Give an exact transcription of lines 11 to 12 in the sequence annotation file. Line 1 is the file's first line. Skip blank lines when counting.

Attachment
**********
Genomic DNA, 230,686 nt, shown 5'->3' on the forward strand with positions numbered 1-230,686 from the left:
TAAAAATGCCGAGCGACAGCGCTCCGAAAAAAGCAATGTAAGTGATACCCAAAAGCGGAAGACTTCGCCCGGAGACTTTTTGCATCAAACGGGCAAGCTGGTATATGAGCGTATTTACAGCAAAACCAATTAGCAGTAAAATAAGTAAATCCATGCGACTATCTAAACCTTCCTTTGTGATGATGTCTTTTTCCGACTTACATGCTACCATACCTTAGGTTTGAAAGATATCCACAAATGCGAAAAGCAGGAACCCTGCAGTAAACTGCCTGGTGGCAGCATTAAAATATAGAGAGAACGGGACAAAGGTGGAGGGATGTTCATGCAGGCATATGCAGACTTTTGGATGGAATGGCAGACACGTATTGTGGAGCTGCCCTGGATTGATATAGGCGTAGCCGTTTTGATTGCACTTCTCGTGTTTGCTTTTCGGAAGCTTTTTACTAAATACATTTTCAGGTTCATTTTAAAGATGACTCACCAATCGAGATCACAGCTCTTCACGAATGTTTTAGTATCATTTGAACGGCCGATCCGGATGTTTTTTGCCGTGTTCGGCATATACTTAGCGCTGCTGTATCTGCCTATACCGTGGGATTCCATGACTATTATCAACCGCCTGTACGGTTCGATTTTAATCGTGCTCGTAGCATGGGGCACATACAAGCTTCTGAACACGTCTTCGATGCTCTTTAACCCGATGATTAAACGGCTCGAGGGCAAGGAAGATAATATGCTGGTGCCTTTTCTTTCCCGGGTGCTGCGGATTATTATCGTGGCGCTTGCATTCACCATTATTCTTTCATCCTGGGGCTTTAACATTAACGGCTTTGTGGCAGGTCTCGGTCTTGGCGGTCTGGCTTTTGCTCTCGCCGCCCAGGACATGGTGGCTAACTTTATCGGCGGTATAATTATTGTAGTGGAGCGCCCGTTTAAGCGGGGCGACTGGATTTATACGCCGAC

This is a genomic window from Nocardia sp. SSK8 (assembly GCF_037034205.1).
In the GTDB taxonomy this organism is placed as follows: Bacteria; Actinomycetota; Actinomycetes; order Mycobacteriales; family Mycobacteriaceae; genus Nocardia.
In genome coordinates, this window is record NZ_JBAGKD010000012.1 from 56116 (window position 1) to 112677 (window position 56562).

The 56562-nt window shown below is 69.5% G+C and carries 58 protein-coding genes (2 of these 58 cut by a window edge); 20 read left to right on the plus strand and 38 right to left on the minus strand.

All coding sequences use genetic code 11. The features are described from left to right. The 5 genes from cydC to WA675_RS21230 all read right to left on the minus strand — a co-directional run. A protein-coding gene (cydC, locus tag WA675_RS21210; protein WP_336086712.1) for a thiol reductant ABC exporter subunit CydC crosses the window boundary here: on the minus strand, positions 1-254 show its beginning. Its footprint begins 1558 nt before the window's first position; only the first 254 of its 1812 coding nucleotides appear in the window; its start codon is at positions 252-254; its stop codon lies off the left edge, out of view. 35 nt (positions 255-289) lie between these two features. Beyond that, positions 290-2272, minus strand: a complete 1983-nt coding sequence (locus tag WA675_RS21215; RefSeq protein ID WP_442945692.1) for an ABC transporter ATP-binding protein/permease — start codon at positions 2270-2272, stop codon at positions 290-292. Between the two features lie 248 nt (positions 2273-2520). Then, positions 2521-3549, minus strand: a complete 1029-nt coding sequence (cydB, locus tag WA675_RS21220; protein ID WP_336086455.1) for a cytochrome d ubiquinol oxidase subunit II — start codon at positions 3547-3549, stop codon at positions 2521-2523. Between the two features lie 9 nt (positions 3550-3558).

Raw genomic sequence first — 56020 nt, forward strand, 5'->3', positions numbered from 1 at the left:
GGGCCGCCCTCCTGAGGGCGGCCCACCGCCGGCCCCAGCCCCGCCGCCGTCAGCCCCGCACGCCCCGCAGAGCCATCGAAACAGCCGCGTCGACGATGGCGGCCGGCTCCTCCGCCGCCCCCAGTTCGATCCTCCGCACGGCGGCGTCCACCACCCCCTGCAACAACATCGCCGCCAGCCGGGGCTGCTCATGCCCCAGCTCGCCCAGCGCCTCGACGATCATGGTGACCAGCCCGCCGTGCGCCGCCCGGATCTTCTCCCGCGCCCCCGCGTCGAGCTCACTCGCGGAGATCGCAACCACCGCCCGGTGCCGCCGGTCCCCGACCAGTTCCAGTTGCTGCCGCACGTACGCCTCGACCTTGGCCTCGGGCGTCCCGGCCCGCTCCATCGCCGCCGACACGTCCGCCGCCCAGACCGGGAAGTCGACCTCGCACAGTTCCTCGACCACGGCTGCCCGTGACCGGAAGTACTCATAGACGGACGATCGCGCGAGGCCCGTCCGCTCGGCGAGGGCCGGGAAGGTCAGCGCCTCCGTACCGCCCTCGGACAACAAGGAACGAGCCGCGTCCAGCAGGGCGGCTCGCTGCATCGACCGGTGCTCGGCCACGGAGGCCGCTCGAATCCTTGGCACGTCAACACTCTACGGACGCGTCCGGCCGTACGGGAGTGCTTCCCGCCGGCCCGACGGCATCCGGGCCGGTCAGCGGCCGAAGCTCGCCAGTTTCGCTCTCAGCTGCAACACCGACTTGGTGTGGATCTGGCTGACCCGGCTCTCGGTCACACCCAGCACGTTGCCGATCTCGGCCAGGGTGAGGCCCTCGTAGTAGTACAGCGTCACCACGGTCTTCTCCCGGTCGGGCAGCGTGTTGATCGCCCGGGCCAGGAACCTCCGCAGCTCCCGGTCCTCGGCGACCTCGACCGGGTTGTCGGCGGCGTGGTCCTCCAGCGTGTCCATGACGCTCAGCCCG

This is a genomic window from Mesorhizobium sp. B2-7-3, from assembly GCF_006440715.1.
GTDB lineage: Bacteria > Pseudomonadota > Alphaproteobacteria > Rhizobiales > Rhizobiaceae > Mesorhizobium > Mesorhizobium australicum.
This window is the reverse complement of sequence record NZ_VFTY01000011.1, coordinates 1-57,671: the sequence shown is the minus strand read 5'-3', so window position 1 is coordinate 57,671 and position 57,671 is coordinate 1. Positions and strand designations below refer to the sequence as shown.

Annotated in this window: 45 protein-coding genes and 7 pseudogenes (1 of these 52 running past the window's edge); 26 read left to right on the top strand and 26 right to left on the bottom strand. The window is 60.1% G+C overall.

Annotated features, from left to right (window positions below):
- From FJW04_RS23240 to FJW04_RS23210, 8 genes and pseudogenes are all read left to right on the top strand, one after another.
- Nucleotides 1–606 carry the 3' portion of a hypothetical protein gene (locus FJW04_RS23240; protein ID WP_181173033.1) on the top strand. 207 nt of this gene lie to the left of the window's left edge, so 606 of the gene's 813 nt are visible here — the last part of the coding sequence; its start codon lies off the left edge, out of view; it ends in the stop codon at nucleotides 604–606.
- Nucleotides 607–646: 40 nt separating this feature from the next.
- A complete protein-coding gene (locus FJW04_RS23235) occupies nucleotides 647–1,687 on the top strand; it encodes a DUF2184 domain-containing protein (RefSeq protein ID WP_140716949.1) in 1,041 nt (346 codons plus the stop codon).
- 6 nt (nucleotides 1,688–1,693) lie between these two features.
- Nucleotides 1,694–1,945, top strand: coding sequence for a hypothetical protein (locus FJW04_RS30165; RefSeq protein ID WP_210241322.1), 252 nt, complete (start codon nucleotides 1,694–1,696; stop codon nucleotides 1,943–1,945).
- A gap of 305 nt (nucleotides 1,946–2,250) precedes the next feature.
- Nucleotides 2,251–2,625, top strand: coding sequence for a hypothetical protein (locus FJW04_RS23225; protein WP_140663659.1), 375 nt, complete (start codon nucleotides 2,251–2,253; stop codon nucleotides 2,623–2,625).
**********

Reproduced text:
GTDB lineage: Bacteria > Pseudomonadota > Alphaproteobacteria > Rhizobiales > Rhizobiaceae > Mesorhizobium > Mesorhizobium australicum.
This window is the reverse complement of sequence record NZ_VFTY01000011.1, coordinates 1-57,671: the sequence shown is the minus strand read 5'-3', so window position 1 is coordinate 57,671 and position 57,671 is coordinate 1. Positions and strand designations below refer to the sequence as shown.